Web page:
After a restful afternoon, Sam was set up watching Mr Bean with Emily, our super babysitter, and eating Burger King for dinner. While the invitation said the evening began at 6pm we were doubtful that things would begin at that time, we thought we clued in well enough to Timorese culture to know that much. But just what would be the best time to arrive, well, we just weren’t sure. I was a little anxious that we would somehow get it wrong, but with nothing to guide us, we just guessed. We left home about half past six, to pick up our Timorese MAF colleague, Aldo, his wife Julia and three month old son Achilles from their home. They didn’t want to ride late at night on the motorbike, so we offered to be their taxi. On our way, we received a phone call from our MAF colleague to say the groom had called him to say we needed to be at the reception venue by 7.15 and seated by 7.30 for things to start. Again the groom was looking out for us and making sure we knew what to do. Feeling good that we had judged the timing correctly, we collected our friends and arrived at the venue at about 7.


There were many people already there, so we went inside, signed the visitor’s book, were given a glass memento and gave the people there our envelope with money, in lieu of a gift. An usher then showed us into a large ballroom and indicated that we should sit in the front row of a bank of about80 seats. The centre of the room had a carpeted walkway, a large table with a huge wedding cake, surrounded by champagne bottles, with more walkway, leading to a stage ornately decorated  and with some chairs spaced along the area. In one area was a band, food tables were around the room, some with main course type foods, other with desserts. And there we sat.We people watched (the dresses, high heel shoes and hairstyles were quite amazing), we played with baby Achilles, i struggled with my Tetun knowledge trying to chat with Julia, we made faces at Achilles making him smile and waited. The two other couples of MAF staff arrived and we sat and waited some more. Took photos. Looked at photos on our phones and cameras. People watched. Chatted. Jason and Aldo passed the time by trying to guess when the dinner would start.  People continued to arrive in groups. Until most of the seats were filled, at an estimate we guessed there was about 700 people in attendance.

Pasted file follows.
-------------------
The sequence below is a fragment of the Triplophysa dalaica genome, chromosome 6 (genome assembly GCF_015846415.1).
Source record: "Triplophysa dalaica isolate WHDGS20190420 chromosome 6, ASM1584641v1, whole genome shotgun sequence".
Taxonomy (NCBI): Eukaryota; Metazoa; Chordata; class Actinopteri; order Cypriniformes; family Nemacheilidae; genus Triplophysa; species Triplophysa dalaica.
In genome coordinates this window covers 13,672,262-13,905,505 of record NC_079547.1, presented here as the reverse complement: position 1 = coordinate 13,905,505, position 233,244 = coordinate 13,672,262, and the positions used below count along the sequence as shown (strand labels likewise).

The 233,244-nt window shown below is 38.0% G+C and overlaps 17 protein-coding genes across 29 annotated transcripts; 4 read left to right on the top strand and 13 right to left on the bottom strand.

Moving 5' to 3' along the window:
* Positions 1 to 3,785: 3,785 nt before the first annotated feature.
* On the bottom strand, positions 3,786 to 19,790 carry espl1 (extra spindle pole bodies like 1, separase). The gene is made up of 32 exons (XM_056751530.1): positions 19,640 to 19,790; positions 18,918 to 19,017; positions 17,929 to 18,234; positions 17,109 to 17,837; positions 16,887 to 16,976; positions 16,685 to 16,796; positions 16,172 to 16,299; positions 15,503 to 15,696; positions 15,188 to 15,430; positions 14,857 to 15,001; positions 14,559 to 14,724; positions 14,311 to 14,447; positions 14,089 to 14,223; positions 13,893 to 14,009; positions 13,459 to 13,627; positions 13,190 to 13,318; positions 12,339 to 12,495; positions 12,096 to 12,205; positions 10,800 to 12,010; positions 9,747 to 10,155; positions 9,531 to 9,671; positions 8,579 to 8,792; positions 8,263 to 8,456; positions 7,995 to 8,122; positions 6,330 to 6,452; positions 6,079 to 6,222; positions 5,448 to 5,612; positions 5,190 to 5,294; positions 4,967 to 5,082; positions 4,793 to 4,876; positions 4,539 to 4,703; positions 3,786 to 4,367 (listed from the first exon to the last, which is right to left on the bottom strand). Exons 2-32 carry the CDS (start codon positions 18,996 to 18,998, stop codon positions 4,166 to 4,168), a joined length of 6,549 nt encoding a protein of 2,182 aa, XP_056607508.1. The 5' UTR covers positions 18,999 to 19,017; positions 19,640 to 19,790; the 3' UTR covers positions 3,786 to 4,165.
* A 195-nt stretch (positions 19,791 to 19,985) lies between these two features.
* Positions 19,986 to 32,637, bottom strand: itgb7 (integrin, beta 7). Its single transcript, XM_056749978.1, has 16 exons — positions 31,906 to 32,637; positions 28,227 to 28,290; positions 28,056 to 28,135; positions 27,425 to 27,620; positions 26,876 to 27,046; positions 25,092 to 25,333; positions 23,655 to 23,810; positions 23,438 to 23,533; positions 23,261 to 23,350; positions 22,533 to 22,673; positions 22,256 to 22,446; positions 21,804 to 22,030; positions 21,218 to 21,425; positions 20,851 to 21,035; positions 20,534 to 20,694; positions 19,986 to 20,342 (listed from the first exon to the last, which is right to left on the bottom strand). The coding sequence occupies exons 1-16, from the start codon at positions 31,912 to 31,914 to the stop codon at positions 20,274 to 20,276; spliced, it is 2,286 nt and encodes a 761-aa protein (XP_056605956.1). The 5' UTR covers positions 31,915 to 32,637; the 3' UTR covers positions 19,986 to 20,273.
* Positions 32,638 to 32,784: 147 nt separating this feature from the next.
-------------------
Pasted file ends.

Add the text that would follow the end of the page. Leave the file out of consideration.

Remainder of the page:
It was about 8.30 when the bride and groom arrived. Just like in weddings in Australia, the important family members and guests were introduced as they entered. I couldn’t understand most of what the MC was saying, but he had the audience in fits of laughter often. The official part of the evening began with speeches, cutting the wedding cake, surrounded by special guests popping champagne bottles and the bridal waltz. Everywhere the couple went they were followed by people videoing and photographing the special moments on phones, cameras and notebooks. One little girl of about 7 or 8 stood with her IPAD like device videoing the whole bridal waltz from about a metre away, her little face totally captivated by what she was seeing and perhaps dreaming of the day she would get to do the same thing.

After grace, at a little after 9pm, it was time for dinner. As the foreigners in the front row we were told to go first, an honour i felt reluctant to take up, but i was really hungry, so the need for food forced me to obey. A buffet table bursting with pork, chicken, meatballs, fish, vegetables and various unknown items sat before us. The pork, pulled off the whole pig with head still intact and looking at you, was beautifully cooked. I wanted more! We ate and chatted with the people in the row behind us who wanted to know who were and why we were at the wedding, in Dili and where we we were from. A trip to the bathroom was an adventure, weaving through groups of people, through the kitchen where food was being prepared to the outdoor bathrooms. I couldn’t help but notice ladies sitting on the ground surrounded by dirty plates, scraping scraps into buckets and beginning the process of washing perhaps over 700 plates. I hoped they didn’t have to do it by hand, but at the same time knowing that jobs are difficult to find in Dili. It seemed in stark contrast to the glamour and party atmosphere inside the ballroom.

Then it was time for the dancing. We had been told that it was rude to leave before the first dance and we found this to be true. The floor became packed with dancing couples. I stole baby Achilles and sent Aldo and Julia out onto the floor. I remember life with a newborn, so Jason and i entertained baby Achilles, with many odd looks from passersby, while his parents enjoyed a dance. We noticed people lining up at the stage and realised to say goodbye you needed to go to the stage and greet and thank each person there. It took some coordination to climb over the flower arrangements in high heels, but we greeted each person, thanking them for allowing us to celebrate with them and experience our first ever Timorese wedding.